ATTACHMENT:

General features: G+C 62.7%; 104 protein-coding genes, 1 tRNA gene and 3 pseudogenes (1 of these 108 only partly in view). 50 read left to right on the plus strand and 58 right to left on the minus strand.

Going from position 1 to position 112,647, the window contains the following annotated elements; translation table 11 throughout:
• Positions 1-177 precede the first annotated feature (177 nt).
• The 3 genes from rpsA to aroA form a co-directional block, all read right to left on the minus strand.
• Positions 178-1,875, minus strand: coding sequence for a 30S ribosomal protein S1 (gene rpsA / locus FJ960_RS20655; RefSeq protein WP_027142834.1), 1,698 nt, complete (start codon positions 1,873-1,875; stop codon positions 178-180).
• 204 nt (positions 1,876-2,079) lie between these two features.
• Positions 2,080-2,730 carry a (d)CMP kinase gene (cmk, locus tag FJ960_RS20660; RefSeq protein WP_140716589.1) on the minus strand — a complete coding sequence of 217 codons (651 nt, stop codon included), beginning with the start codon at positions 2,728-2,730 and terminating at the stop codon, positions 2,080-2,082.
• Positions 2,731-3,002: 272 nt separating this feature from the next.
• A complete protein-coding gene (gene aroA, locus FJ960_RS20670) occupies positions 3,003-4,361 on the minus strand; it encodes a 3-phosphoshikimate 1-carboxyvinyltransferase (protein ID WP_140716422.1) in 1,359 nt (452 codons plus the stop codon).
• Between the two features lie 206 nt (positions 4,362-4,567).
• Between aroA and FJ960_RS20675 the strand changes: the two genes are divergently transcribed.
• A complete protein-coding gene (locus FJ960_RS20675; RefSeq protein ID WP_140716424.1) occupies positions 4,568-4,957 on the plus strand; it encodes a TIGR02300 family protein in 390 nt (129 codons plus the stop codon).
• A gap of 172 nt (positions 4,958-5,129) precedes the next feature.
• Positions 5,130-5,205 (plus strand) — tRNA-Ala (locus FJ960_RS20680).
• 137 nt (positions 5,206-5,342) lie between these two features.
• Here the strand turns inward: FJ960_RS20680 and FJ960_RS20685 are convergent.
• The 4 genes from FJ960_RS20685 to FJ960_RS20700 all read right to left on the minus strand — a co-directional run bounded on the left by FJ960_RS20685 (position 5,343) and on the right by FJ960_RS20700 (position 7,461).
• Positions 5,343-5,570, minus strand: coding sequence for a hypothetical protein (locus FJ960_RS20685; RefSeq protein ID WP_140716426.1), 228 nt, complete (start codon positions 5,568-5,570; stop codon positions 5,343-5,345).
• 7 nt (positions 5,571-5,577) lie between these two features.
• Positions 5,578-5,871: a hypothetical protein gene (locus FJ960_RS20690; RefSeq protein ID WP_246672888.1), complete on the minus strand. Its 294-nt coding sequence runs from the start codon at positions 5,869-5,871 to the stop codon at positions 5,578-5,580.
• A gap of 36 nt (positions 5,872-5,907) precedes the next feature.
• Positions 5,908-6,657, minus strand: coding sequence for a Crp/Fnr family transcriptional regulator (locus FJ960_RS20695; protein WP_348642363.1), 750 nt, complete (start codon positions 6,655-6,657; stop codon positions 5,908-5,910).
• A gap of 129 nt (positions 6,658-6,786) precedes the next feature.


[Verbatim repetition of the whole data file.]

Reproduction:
General features: G+C 62.7%; 104 protein-coding genes, 1 tRNA gene and 3 pseudogenes (1 of these 108 only partly in view). 50 read left to right on the plus strand and 58 right to left on the minus strand.

Going from position 1 to position 112,647, the window contains the following annotated elements; translation table 11 throughout:
• Positions 1-177 precede the first annotated feature (177 nt).
• The 3 genes from rpsA to aroA form a co-directional block, all read right to left on the minus strand.
• Positions 178-1,875, minus strand: coding sequence for a 30S ribosomal protein S1 (gene rpsA / locus FJ960_RS20655; RefSeq protein WP_027142834.1), 1,698 nt, complete (start codon positions 1,873-1,875; stop codon positions 178-180).
• 204 nt (positions 1,876-2,079) lie between these two features.
• Positions 2,080-2,730 carry a (d)CMP kinase gene (cmk, locus tag FJ960_RS20660; RefSeq protein WP_140716589.1) on the minus strand — a complete coding sequence of 217 codons (651 nt, stop codon included), beginning with the start codon at positions 2,728-2,730 and terminating at the stop codon, positions 2,080-2,082.
• Positions 2,731-3,002: 272 nt separating this feature from the next.
• A complete protein-coding gene (gene aroA, locus FJ960_RS20670) occupies positions 3,003-4,361 on the minus strand; it encodes a 3-phosphoshikimate 1-carboxyvinyltransferase (protein ID WP_140716422.1) in 1,359 nt (452 codons plus the stop codon).
• Between the two features lie 206 nt (positions 4,362-4,567).
• Between aroA and FJ960_RS20675 the strand changes: the two genes are divergently transcribed.
• A complete protein-coding gene (locus FJ960_RS20675; RefSeq protein ID WP_140716424.1) occupies positions 4,568-4,957 on the plus strand; it encodes a TIGR02300 family protein in 390 nt (129 codons plus the stop codon).
• A gap of 172 nt (positions 4,958-5,129) precedes the next feature.
• Positions 5,130-5,205 (plus strand) — tRNA-Ala (locus FJ960_RS20680).
• 137 nt (positions 5,206-5,342) lie between these two features.
• Here the strand turns inward: FJ960_RS20680 and FJ960_RS20685 are convergent.
• The 4 genes from FJ960_RS20685 to FJ960_RS20700 all read right to left on the minus strand — a co-directional run bounded on the left by FJ960_RS20685 (position 5,343) and on the right by FJ960_RS20700 (position 7,461).
• Positions 5,343-5,570, minus strand: coding sequence for a hypothetical protein (locus FJ960_RS20685; RefSeq protein ID WP_140716426.1), 228 nt, complete (start codon positions 5,568-5,570; stop codon positions 5,343-5,345).
• 7 nt (positions 5,571-5,577) lie between these two features.
• Positions 5,578-5,871: a hypothetical protein gene (locus FJ960_RS20690; RefSeq protein ID WP_246672888.1), complete on the minus strand. Its 294-nt coding sequence runs from the start codon at positions 5,869-5,871 to the stop codon at positions 5,578-5,580.
• A gap of 36 nt (positions 5,872-5,907) precedes the next feature.
• Positions 5,908-6,657, minus strand: coding sequence for a Crp/Fnr family transcriptional regulator (locus FJ960_RS20695; protein WP_348642363.1), 750 nt, complete (start codon positions 6,655-6,657; stop codon positions 5,908-5,910).
• A gap of 129 nt (positions 6,658-6,786) precedes the next feature.